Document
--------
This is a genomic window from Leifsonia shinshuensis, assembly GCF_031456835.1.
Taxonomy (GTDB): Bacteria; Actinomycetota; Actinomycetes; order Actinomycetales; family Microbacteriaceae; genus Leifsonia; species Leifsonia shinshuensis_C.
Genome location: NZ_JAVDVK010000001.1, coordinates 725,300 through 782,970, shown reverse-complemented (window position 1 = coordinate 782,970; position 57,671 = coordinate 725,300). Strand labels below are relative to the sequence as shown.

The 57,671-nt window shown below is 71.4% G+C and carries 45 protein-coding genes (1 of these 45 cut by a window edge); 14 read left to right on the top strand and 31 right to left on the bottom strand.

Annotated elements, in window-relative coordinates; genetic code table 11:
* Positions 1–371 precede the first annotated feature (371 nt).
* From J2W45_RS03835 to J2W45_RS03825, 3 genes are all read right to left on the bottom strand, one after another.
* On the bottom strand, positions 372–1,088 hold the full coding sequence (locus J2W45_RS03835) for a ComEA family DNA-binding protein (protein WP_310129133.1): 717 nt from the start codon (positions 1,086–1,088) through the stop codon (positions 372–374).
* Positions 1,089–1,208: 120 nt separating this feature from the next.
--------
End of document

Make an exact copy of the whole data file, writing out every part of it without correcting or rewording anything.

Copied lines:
This is a genomic window from Leifsonia shinshuensis, assembly GCF_031456835.1.
Taxonomy (GTDB): Bacteria; Actinomycetota; Actinomycetes; order Actinomycetales; family Microbacteriaceae; genus Leifsonia; species Leifsonia shinshuensis_C.
Genome location: NZ_JAVDVK010000001.1, coordinates 725,300 through 782,970, shown reverse-complemented (window position 1 = coordinate 782,970; position 57,671 = coordinate 725,300). Strand labels below are relative to the sequence as shown.

The 57,671-nt window shown below is 71.4% G+C and carries 45 protein-coding genes (1 of these 45 cut by a window edge); 14 read left to right on the top strand and 31 right to left on the bottom strand.

Annotated elements, in window-relative coordinates; genetic code table 11:
* Positions 1–371 precede the first annotated feature (371 nt).
* From J2W45_RS03835 to J2W45_RS03825, 3 genes are all read right to left on the bottom strand, one after another.
* On the bottom strand, positions 372–1,088 hold the full coding sequence (locus J2W45_RS03835) for a ComEA family DNA-binding protein (protein WP_310129133.1): 717 nt from the start codon (positions 1,086–1,088) through the stop codon (positions 372–374).
* Positions 1,089–1,208: 120 nt separating this feature from the next.